Airlines fight 'Florida box' formula for calculating taxes
More recently, Allegiant — using the same Deloitte tax strategists as Southwest — initiated litigation seeking $600,000 worth of refunds from 2011, 2012, 2013 and 2014.
“The Florida Legislature, while it has broad discretion in enacting tax statutes, cannot say that black is white or that airspace over international waters lies over Florida,” attorneys for UPS wrote in their lawsuit.
It’s also a matter of fairness, says Mark Holcomb, a shareholder in the Tallahassee office of Dean Mead. “Can you imagine what would happen if other states bordering the Gulf of Mexico took a similar position?” Holcomb says. “What would they draw as their lands? Where does Texas extend? Or Louisiana, Alabama or Mississippi?”
The Department of Revenue doesn’t discuss individual taxpayers or litigation. But in internal documents filed as part of the UPS litigation, the agency doesn’t attempt to defend the law. Instead, it says merely that it must follow the law as written, because only a court can declare a statute unconstitutional. Meanwhile, it keeps settling the cases as they are filed. None has ever made it to a judicial resolution.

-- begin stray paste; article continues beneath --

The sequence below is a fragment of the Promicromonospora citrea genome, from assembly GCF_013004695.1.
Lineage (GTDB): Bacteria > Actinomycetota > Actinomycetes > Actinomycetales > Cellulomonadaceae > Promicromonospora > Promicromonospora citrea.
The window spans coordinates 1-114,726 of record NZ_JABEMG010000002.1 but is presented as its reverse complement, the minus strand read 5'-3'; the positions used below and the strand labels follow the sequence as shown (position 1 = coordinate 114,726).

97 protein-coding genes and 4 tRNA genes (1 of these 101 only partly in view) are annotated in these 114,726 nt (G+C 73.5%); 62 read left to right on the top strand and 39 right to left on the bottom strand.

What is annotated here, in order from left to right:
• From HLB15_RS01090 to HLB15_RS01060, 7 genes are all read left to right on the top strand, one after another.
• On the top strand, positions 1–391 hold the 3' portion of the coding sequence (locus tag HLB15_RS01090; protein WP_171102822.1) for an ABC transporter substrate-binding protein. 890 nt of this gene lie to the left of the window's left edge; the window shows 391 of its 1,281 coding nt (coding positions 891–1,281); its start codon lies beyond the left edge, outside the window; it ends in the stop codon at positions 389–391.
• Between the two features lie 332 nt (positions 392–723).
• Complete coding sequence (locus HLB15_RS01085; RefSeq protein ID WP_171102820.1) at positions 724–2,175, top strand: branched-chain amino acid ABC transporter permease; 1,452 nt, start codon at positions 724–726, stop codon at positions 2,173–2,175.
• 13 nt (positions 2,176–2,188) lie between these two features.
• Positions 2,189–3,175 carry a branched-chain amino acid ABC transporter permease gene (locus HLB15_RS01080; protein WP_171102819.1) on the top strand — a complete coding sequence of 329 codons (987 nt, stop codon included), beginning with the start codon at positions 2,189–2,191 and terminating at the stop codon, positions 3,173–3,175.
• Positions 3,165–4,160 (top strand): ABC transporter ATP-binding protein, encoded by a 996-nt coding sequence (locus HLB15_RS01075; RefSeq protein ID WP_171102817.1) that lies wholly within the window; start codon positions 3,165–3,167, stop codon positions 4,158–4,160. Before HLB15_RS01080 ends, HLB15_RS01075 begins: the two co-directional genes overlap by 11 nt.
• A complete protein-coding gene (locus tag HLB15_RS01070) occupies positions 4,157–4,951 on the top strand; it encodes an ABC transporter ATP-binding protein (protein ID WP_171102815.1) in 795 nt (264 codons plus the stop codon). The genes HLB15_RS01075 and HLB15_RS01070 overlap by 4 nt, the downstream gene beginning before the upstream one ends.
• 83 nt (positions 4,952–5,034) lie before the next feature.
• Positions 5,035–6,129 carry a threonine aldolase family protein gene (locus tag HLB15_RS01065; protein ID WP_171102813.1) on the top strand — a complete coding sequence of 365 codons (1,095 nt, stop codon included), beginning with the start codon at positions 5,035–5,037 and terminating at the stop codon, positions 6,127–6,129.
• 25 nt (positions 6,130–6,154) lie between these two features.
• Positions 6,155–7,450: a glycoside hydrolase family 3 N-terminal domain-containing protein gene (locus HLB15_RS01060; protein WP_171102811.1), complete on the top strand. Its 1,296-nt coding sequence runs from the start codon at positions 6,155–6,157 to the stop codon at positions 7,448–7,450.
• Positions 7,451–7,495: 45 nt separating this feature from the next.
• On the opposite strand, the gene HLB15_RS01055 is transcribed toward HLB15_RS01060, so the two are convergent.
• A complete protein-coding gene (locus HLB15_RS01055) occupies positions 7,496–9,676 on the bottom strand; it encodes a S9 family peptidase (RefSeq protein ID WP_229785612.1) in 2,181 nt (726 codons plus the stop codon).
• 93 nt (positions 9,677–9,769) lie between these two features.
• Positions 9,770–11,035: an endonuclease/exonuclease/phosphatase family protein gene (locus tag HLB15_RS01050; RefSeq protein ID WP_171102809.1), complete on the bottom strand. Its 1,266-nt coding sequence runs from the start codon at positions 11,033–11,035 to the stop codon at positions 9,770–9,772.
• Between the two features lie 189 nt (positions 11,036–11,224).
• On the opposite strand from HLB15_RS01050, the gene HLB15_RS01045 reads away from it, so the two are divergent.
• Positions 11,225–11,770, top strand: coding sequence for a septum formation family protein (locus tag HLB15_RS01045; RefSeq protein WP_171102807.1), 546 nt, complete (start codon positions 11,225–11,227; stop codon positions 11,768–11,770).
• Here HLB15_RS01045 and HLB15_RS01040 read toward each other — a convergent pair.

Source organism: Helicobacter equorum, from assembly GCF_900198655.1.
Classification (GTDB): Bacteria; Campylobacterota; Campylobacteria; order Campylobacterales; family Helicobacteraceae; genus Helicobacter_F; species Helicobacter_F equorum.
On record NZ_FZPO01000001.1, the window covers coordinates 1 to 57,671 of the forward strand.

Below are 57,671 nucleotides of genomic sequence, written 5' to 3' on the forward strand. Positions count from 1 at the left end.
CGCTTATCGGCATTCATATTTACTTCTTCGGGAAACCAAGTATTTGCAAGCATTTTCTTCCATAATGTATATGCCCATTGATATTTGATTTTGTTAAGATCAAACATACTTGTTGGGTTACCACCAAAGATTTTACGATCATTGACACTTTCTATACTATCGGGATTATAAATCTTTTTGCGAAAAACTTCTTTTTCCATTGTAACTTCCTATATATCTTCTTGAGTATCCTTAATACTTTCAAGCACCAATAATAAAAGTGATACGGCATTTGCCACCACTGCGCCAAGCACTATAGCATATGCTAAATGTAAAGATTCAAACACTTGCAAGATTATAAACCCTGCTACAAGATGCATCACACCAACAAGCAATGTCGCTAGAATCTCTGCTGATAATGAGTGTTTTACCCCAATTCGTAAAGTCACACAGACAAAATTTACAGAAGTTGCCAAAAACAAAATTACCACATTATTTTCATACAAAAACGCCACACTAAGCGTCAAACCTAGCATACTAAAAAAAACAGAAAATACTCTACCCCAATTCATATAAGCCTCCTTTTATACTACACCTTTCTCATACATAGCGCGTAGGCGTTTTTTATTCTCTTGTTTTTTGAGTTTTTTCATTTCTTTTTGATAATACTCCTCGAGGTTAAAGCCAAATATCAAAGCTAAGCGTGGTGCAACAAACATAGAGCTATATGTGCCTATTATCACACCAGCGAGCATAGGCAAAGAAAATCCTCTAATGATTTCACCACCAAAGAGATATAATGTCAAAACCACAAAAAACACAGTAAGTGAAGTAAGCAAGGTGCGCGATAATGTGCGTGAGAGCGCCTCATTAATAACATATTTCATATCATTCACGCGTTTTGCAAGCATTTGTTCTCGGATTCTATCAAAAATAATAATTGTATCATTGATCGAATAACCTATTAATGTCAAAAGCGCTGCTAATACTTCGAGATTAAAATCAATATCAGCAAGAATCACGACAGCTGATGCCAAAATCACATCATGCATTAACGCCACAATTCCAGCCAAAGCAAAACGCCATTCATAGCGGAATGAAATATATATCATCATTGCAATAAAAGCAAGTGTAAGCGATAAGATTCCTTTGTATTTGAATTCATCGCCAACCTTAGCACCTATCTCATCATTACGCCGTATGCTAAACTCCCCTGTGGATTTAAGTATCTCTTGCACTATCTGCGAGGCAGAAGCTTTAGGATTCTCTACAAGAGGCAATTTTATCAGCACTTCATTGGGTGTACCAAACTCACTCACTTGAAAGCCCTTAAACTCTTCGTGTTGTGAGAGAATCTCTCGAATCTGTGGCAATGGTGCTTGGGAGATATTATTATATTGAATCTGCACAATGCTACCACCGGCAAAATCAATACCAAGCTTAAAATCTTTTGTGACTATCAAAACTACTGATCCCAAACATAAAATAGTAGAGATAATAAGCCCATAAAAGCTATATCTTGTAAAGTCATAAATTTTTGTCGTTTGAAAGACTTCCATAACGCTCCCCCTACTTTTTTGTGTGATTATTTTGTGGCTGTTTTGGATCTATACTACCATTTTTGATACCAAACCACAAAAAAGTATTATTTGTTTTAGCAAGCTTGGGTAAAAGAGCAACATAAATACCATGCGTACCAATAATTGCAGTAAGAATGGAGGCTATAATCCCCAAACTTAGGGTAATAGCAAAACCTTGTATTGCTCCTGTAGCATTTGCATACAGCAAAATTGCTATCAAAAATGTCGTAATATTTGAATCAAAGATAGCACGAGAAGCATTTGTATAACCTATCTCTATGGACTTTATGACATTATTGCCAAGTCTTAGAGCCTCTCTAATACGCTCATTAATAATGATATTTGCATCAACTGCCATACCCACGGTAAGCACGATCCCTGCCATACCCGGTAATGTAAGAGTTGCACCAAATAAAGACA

The Southwest, American, UPS and Allegiant cases were settled. Though the terms are confidential, it’s likely the agency is settling for pennies on the dollar, as its only leverage appears to be the time and expense it would take for a company to litigate all the way to the end.
Other airlines have sought refunds and negotiated settlements by challenging the Florida box through internal protests that never became public. A document in the UPS litigation, for instance, references two earlier settlements the company negotiated with the Department of Revenue covering another eight years’ of taxes, dating back to 1996.
Because of its size — and a flight network that includes dozens of routes between Florida airports and cities in the southern, midwestern and western parts of the country that take its jets over the Gulf — Southwest made an especially big refund claim. Altogether, the airline says it overpaid its Florida taxes by $6.7 million between 2011 and 2015, or more than $1.3 million annually. Representatives for both Southwest and Deloitte declined to discuss the issue.
Neither the state Legislature nor state regulators have attempted to make legal changes to clarify the issue. Airlines, at least, don’t seem to mind the protest-and-settle status quo. Asked about the issue, a spokesman for Airlines for America, an industry trade group, says the organization “has not been engaged in any discussions regarding corporate income tax structure in Florida.”
But, he added, “A4A and our carrier members appreciate Florida’s competitive, business-friendly environment.”
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